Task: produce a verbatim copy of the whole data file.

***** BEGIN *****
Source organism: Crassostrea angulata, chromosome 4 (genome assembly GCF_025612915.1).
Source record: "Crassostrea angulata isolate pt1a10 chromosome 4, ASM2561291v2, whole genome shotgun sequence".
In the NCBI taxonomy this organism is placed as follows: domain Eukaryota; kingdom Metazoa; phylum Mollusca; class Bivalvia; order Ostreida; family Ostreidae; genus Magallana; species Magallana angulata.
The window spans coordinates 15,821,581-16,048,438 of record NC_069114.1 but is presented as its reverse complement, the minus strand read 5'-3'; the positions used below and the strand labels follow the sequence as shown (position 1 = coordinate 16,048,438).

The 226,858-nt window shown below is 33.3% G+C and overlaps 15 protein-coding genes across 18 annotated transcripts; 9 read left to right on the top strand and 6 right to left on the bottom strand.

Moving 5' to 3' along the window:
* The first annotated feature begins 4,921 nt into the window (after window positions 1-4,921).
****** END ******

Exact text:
Source organism: Crassostrea angulata, chromosome 4 (genome assembly GCF_025612915.1).
Source record: "Crassostrea angulata isolate pt1a10 chromosome 4, ASM2561291v2, whole genome shotgun sequence".
In the NCBI taxonomy this organism is placed as follows: domain Eukaryota; kingdom Metazoa; phylum Mollusca; class Bivalvia; order Ostreida; family Ostreidae; genus Magallana; species Magallana angulata.
The window spans coordinates 15,821,581-16,048,438 of record NC_069114.1 but is presented as its reverse complement, the minus strand read 5'-3'; the positions used below and the strand labels follow the sequence as shown (position 1 = coordinate 16,048,438).

The 226,858-nt window shown below is 33.3% G+C and overlaps 15 protein-coding genes across 18 annotated transcripts; 9 read left to right on the top strand and 6 right to left on the bottom strand.

Moving 5' to 3' along the window:
* The first annotated feature begins 4,921 nt into the window (after window positions 1-4,921).